Sleep Disorders Caused by Vertigo
When your ears have problems, you may not only suffer from hearing loss, but you will also experience other related deficiencies as well. In fact, you may experience sleep disorders because of the interrelated functions of your ears, nose and throat.
One of the ear problems that can affect the quality of your sleep is vertigo. It is difficult to have this condition because when you lie in bed, you will feel as if the whole world is going round in circles. When you have vertigo, the simple act of lying in bed will be frightening.
The Nature of Vertigo
The medical definition of vertigo is a specific kind of dizziness characterized by a sense that the environment is spinning even if there is no movement in the immediate environment. Contrary to popular belief, it is not a fear of heights, which is more correctly termed acrophobia.
The rotational type of dizziness of vertigo can be induced by the disturbance in the balance organs of the inner ear, or defects in some parts of the sensory nerve pathways of the brain.
There are two basic types of vertigo:
Symptoms of Vertigo
Aside from rotational dizziness, some of the symptoms associated with vertigo include tinnitus, hearing loss, nausea, feeling of fullness in the ear, and vomiting.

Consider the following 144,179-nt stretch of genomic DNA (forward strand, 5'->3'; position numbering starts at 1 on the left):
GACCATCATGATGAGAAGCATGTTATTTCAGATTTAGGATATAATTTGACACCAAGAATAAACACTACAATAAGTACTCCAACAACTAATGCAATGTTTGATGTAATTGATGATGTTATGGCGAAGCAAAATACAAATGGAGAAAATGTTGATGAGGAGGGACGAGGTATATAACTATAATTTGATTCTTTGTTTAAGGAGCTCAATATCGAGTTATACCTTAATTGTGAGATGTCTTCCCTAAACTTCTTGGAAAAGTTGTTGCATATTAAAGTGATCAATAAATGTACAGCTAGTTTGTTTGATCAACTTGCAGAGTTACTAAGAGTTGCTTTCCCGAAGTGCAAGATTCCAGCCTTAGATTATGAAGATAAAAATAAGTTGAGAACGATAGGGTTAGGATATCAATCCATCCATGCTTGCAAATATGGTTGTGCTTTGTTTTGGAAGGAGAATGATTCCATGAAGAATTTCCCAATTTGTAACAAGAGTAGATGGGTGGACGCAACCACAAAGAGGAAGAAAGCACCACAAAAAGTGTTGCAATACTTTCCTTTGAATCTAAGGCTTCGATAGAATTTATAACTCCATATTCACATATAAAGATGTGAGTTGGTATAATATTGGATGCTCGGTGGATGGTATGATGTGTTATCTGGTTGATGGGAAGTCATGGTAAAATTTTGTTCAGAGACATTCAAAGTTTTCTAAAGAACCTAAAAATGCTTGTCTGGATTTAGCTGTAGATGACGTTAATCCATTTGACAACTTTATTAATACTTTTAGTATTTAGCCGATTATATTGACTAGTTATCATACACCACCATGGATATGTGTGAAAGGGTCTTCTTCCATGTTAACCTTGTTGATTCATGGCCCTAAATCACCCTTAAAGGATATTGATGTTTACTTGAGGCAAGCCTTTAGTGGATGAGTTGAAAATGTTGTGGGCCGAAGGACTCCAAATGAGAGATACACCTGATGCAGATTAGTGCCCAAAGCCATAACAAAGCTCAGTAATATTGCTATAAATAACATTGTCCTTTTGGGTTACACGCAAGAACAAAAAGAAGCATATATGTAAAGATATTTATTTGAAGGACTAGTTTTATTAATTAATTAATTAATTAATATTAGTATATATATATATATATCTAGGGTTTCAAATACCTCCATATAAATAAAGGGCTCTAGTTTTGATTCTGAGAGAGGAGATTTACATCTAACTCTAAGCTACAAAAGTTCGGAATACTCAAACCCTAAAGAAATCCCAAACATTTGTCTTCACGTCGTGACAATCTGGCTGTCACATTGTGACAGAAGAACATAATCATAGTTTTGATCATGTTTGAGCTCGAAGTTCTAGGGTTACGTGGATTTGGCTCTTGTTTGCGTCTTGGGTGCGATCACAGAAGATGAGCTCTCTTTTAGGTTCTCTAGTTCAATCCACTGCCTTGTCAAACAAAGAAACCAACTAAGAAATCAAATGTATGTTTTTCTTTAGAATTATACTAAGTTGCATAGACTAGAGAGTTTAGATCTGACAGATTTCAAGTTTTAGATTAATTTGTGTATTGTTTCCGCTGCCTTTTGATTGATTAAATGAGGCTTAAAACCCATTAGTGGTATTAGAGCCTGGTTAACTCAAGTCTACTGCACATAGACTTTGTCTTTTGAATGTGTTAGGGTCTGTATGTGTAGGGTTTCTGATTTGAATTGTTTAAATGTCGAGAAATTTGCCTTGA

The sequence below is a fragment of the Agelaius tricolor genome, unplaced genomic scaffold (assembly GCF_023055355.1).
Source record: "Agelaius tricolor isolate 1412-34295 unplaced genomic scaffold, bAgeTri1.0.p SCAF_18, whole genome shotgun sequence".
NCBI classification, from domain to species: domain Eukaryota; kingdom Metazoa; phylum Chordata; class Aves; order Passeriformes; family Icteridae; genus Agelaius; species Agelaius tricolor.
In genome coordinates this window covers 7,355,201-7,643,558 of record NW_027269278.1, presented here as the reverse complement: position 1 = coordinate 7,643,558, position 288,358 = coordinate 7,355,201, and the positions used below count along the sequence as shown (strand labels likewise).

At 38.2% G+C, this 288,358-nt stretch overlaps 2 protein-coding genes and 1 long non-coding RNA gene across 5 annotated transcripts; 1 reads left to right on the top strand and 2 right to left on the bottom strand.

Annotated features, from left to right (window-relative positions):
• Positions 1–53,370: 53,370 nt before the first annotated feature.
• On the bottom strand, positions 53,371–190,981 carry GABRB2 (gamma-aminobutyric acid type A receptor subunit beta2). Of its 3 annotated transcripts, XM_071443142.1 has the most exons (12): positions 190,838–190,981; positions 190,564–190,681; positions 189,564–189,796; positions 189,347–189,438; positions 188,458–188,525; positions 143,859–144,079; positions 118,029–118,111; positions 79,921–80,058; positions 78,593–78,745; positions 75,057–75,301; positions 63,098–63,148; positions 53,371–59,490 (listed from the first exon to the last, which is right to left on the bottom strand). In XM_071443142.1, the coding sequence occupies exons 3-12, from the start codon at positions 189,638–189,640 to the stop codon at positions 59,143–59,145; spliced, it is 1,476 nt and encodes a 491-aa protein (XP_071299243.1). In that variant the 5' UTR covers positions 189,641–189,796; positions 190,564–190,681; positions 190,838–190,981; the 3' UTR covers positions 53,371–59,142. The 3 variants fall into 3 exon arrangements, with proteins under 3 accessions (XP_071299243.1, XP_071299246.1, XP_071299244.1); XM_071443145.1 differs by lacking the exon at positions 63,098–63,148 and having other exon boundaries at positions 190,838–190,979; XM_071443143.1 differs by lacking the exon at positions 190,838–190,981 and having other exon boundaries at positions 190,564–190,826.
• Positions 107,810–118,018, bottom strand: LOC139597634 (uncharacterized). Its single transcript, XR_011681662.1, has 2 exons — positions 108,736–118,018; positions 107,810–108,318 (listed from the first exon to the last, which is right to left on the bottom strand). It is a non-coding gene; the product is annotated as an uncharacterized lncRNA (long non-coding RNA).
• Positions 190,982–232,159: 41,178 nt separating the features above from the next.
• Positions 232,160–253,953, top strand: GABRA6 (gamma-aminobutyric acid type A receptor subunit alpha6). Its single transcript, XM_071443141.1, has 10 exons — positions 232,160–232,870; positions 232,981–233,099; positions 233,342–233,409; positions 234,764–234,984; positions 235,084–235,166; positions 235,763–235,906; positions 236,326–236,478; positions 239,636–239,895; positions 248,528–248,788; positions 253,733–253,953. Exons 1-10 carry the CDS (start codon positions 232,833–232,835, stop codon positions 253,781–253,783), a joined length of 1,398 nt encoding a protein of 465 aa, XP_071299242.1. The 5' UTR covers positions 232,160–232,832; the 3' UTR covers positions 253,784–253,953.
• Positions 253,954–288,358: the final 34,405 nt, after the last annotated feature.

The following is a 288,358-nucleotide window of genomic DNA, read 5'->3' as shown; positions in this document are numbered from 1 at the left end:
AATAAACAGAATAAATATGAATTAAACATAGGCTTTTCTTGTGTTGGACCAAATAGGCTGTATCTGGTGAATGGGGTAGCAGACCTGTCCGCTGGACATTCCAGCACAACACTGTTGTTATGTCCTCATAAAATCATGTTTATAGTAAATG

When there is a disturbance in the balance organs of your inner ears, you are likely to experience peripheral vertigo. Your inner ear has tiny organs that allow messages to be sent to your brain as they react to gravity.
They send signals to your brain when you make any vertical movement, enabling you to keep your balance and maintain your equilibrium. However, when there is a disturbance in the system, vertigo results. This disturbance can be caused by labyrinthis, the inflammation of the inner ear labyrinth or vestibular neuronitis, the inflammation of the vestibular nerve.
Another cause is Meniere’s disease, an inflammation due to viral or bacterial infection. The vertigo is partly the result of high pressure exerted by fluid that accumulated in a compartment of the inner ear.
Another cause is BPPV or benign paroxysmal positional vertigo. When otolith particles (calcium carbonate crystals) within the inner ear fluid pull on the sensory hair cells whenever you move, they stimulate the vestibular nerve to send information about your position to the brain. You will experience BPPV when the normal movement of the fluid continues even after your head stopped moving.
Treatment of Peripheral Vertigo
The best way to treat this condition is to consult an ENT specialist. Since it is difficult to determine the real cause of your condition, he will perform physical examinations which include inspecting your ear, one or more maneuver tests and MRI scans to explore the causes.
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